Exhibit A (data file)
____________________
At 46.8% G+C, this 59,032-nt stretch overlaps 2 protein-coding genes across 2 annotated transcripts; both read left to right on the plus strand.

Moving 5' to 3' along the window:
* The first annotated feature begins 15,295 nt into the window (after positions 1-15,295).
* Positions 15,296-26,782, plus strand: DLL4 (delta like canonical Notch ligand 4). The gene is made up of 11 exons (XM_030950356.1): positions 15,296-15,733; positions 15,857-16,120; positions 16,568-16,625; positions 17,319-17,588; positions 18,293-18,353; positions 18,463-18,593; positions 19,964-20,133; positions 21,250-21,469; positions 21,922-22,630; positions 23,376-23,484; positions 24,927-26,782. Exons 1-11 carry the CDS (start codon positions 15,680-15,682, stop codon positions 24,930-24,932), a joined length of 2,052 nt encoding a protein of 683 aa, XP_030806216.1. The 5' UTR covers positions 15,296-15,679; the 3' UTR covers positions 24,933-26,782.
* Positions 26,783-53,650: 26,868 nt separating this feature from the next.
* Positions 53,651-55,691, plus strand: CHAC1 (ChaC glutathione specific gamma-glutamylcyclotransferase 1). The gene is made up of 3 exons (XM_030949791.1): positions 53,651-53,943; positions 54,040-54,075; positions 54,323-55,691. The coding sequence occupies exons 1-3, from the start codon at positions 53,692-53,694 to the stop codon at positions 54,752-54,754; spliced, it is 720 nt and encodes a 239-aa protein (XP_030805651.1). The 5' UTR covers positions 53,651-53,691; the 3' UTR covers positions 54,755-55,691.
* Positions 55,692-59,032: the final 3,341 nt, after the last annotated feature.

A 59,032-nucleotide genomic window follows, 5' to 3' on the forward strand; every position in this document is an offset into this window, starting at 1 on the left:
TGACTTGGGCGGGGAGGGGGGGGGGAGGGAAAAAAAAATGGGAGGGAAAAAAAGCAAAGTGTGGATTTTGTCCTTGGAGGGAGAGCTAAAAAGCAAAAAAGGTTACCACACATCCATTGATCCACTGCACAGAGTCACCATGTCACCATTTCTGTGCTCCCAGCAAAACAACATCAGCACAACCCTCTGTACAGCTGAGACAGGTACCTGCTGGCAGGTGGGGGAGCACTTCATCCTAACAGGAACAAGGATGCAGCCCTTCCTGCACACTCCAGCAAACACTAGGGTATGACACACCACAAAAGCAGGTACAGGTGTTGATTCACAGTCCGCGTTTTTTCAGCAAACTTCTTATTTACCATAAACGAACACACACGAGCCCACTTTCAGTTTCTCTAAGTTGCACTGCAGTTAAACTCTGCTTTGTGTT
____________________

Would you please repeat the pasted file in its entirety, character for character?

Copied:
At 46.8% G+C, this 59,032-nt stretch overlaps 2 protein-coding genes across 2 annotated transcripts; both read left to right on the plus strand.

Moving 5' to 3' along the window:
* The first annotated feature begins 15,295 nt into the window (after positions 1-15,295).
* Positions 15,296-26,782, plus strand: DLL4 (delta like canonical Notch ligand 4). The gene is made up of 11 exons (XM_030950356.1): positions 15,296-15,733; positions 15,857-16,120; positions 16,568-16,625; positions 17,319-17,588; positions 18,293-18,353; positions 18,463-18,593; positions 19,964-20,133; positions 21,250-21,469; positions 21,922-22,630; positions 23,376-23,484; positions 24,927-26,782. Exons 1-11 carry the CDS (start codon positions 15,680-15,682, stop codon positions 24,930-24,932), a joined length of 2,052 nt encoding a protein of 683 aa, XP_030806216.1. The 5' UTR covers positions 15,296-15,679; the 3' UTR covers positions 24,933-26,782.
* Positions 26,783-53,650: 26,868 nt separating this feature from the next.
* Positions 53,651-55,691, plus strand: CHAC1 (ChaC glutathione specific gamma-glutamylcyclotransferase 1). The gene is made up of 3 exons (XM_030949791.1): positions 53,651-53,943; positions 54,040-54,075; positions 54,323-55,691. The coding sequence occupies exons 1-3, from the start codon at positions 53,692-53,694 to the stop codon at positions 54,752-54,754; spliced, it is 720 nt and encodes a 239-aa protein (XP_030805651.1). The 5' UTR covers positions 53,651-53,691; the 3' UTR covers positions 54,755-55,691.
* Positions 55,692-59,032: the final 3,341 nt, after the last annotated feature.

A 59,032-nucleotide genomic window follows, 5' to 3' on the forward strand; every position in this document is an offset into this window, starting at 1 on the left:
TGACTTGGGCGGGGAGGGGGGGGGGAGGGAAAAAAAAATGGGAGGGAAAAAAAGCAAAGTGTGGATTTTGTCCTTGGAGGGAGAGCTAAAAAGCAAAAAAGGTTACCACACATCCATTGATCCACTGCACAGAGTCACCATGTCACCATTTCTGTGCTCCCAGCAAAACAACATCAGCACAACCCTCTGTACAGCTGAGACAGGTACCTGCTGGCAGGTGGGGGAGCACTTCATCCTAACAGGAACAAGGATGCAGCCCTTCCTGCACACTCCAGCAAACACTAGGGTATGACACACCACAAAAGCAGGTACAGGTGTTGATTCACAGTCCGCGTTTTTTCAGCAAACTTCTTATTTACCATAAACGAACACACACGAGCCCACTTTCAGTTTCTCTAAGTTGCACTGCAGTTAAACTCTGCTTTGTGTT